EVERETT — The case landed the secretary of the state Department of Social and Health Services in front of a Snohomish County Superior Court judge, who demanded to know why Washington’s beleaguered psychiatric hospitals continue to delay admissions for mentally ill inmates.
Judge Anita Farris held multiple hearings trying to sort out why a Bothell man, charged with felony stalking, remained in jail untreated and so sick he couldn’t assist with his own defense. Why were wait times longer than before a federal court judge ordered changes at Western State Hospital and lawmakers appropriated more than $40 million to DSHS to add beds? Why was an acutely ill man languishing in jail?
At one day-long court hearing, the man, who has schizophrenia, mumbled to himself for hours, oblivious to the lawyers and judge. He finally was wheeled out of the hearing after he became increasingly agitated. The 23-year-old screamed at Farris on the way out.
His confusion gave way to anger; his sickness undeniable.
“Over and over again, DSHS’s claims that this problem will soon be solved have turned out to be wrong,” Farris wrote in a recent order. “For this defendant, soon was not soon enough to protect his constitutional rights.”
In that same order Farris attributed the “unconstitutional and illegal” delays to serious government mismanagement. She said if the man came back before her, she would order the state to pay for treatment outside of Western if it couldn’t admit him within seven days. The state can’t shirk its responsibilities because of a lack of planning and poor management, the judge wrote.
The man’s criminal charge recently was dismissed.
State doctors concluded that additional treatment wouldn’t help him understand the charge against him. He was ordered held a Western State Hospital for potential civil commitment and long-term care.
Meanwhile one of his attorneys called the delayed treatment of someone with an obvious mental illness unconscionable.
“We wouldn’t accept a criminal justice system that treated people with cancer the way we treat people with mental illness. The only difference is the stigma of mental illness. The less we understand about these vulnerable citizens, the more we incarcerate them out of fear. It’s shameful,” public defender Jason Schwarz said.
His client, who has no previous criminal convictions, waited 64 days in jail until he was admitted to the hospital in early January.
State psychologists reported late last month that no amount of additional mental health treatment would improve the Bothell man’s ability to assist his defense attorneys. They didn’t recommend any additional restoration treatment.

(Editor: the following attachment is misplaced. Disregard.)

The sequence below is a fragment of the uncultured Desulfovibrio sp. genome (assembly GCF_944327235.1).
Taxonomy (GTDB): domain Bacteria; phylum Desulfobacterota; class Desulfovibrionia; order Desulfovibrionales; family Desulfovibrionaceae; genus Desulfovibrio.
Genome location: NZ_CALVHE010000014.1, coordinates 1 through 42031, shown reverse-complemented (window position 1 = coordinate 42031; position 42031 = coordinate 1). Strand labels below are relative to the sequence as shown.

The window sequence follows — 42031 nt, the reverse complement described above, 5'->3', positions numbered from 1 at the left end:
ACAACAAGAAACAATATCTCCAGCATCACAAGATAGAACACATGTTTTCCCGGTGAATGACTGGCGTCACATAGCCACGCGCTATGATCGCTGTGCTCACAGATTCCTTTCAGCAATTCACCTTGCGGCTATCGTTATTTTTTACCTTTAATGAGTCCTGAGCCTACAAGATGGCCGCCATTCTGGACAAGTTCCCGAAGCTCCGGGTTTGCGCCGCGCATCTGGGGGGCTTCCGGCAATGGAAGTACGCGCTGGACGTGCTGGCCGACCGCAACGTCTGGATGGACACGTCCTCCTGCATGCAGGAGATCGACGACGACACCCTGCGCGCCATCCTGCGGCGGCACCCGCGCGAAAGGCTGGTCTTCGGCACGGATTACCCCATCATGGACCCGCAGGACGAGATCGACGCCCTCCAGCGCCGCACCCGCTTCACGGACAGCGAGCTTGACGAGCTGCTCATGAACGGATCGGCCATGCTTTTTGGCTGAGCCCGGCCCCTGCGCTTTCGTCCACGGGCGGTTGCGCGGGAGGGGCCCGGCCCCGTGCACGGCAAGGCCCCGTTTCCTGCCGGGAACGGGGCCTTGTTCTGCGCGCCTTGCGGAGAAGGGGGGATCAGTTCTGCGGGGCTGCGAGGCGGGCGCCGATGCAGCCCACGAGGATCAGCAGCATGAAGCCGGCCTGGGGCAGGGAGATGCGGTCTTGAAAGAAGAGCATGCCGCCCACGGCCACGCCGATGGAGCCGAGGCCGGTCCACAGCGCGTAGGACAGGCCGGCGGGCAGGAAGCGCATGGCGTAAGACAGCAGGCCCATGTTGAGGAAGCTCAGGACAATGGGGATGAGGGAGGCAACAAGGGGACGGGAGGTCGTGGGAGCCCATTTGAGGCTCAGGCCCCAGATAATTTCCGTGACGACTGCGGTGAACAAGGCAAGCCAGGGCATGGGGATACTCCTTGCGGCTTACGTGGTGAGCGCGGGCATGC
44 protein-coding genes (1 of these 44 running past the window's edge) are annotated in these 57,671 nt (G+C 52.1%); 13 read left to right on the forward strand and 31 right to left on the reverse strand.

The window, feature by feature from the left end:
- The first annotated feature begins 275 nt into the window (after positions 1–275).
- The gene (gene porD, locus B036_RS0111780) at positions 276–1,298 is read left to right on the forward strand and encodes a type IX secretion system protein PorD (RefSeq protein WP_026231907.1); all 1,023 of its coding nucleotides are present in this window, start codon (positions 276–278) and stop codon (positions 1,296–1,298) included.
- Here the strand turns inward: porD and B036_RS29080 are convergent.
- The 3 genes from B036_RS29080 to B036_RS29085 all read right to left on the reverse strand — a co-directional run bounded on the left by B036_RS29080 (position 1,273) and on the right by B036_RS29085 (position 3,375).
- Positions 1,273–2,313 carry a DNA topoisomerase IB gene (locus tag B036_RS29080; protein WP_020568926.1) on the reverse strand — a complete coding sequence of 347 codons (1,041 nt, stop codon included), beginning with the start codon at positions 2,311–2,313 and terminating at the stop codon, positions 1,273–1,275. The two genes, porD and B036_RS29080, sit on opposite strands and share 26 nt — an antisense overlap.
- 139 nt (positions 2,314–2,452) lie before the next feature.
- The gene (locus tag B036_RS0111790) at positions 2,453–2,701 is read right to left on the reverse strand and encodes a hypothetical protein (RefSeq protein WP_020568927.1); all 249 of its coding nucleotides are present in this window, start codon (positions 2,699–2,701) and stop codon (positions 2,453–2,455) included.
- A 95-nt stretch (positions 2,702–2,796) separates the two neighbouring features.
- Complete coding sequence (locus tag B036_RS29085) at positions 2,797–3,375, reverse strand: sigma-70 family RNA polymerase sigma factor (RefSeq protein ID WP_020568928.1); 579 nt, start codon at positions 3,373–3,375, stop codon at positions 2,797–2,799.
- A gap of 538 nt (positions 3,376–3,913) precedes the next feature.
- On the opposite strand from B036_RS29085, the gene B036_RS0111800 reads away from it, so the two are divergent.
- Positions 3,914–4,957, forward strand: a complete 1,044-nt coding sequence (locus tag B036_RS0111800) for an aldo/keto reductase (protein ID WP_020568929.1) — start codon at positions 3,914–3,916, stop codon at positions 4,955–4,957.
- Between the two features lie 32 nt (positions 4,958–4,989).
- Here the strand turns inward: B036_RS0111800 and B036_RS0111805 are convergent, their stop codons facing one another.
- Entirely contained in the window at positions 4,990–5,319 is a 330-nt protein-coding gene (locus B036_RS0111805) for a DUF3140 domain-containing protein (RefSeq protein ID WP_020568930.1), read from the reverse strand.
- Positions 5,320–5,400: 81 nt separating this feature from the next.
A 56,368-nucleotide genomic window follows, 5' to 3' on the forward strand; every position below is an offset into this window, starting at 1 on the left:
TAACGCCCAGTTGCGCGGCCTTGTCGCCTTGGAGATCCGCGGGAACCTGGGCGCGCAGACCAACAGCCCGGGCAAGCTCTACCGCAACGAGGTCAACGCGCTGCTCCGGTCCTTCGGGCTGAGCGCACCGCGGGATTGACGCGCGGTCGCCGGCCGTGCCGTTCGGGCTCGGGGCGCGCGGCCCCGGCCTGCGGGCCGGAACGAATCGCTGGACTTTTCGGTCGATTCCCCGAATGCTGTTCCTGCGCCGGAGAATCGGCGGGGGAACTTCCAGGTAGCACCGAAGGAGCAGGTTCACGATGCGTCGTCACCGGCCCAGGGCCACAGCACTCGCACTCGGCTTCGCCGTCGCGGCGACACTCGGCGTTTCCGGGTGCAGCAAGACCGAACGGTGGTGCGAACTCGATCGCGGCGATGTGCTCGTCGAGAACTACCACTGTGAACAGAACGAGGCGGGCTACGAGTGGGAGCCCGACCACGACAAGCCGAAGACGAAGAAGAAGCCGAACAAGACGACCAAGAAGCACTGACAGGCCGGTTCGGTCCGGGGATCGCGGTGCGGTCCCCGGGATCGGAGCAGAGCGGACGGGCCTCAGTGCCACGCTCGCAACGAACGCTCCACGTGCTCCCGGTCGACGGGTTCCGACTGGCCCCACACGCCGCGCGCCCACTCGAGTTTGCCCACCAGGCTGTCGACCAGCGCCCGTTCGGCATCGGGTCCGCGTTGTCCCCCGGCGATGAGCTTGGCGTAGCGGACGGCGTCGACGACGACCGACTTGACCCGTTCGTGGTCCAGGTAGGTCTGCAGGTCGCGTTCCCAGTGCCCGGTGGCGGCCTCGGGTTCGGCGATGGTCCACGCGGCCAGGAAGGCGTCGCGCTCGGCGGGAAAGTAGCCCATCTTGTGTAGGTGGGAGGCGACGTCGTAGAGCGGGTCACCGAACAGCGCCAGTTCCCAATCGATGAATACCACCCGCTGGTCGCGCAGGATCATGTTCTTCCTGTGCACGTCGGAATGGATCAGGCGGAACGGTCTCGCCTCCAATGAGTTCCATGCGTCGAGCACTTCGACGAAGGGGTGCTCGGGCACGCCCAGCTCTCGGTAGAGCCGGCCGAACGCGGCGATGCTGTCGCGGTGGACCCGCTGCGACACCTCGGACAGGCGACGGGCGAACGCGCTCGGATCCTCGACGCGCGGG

His symptoms appear to be partially managed on his current medication, but he continues to display “disorganized behaviors, disorganized and fragmented thoughts, and impairments in his ability to follow a though to completion … ” the psychologist wrote.
She noted some examples of his bizarre behavior, including screaming in the dining hall: “I’m here (because) I started my lawn mower. That’s right.”
There is no robust mental health system, or easily accessible civil commitment process to help divert people out of the criminal justice system, Schwarz said.
The man was jailed Nov. 4 after being charged with stalking. His father had become fearful of his son’s increasingly erratic behavior. He obtained a no-contact order in 2014. The man repeatedly called his father and left threatening messages. The phone calls were reported to police. Then in July the man’s mother reported that her son threatened to shoot teachers and students at Bothell High School.
The man’s father told police that the system had failed his family.
“He doesn’t understand what he’s doing wrong,” the man’s sister said. “He doesn’t understand the restraining order. He doesn’t understand he can’t sleep in the park.”
She is concerned her brother will be released to the street again without proper treatment or housing. He wasn’t competent to stand trial for a previous trespassing charge but Western declined to hold him for civil commitment, she said.
“That’s no solution at all,” the Oregon woman said.
He was 15 or 16 when his family started noticing a change in his behavior. He started saying things that didn’t make sense. At first they chalked it up to him experimenting with marijuana and alcohol, but his symptoms became more acute.
He didn’t like the way medications made him feel. His paranoia increased. He actions became more erratic. His family didn’t feel safe with him at home, and he was unwilling to take medication. He jumped from a tree in 2013 and severely injured his back. He spent nearly a year in the hospital and he has used a wheelchair since the incident.
His sister hopes that this time her brother can get meaningful help. If he can get stabilized, maybe he could find housing and even a job, she said.
He’s a great mechanic, who taught himself to rebuild a motorcycle at age 15.
“I have so many memories of him sitting in my parents’ dining room polishing chrome parts with a toothbrush,” she said.
She also has memories of a young man who loved all things Western, including John Wayne movies and Louis L’amour books.
He was the one she called when she was broken down alongside the road. He was calm and reassuring when she was in a panic after being side-swiped by a bus.
Even out on the street, he would call to check on her.
“The conversation often loses course. One moment he thinks I’m his sister and the next he’s asking me if I’m his mom, but every time he calls his first question is, ‘How are you?’ ” she said.
She holds on to those moments.
“He’s sick, but that’s not who he is,” she said. “He’s a whole person underneath there.”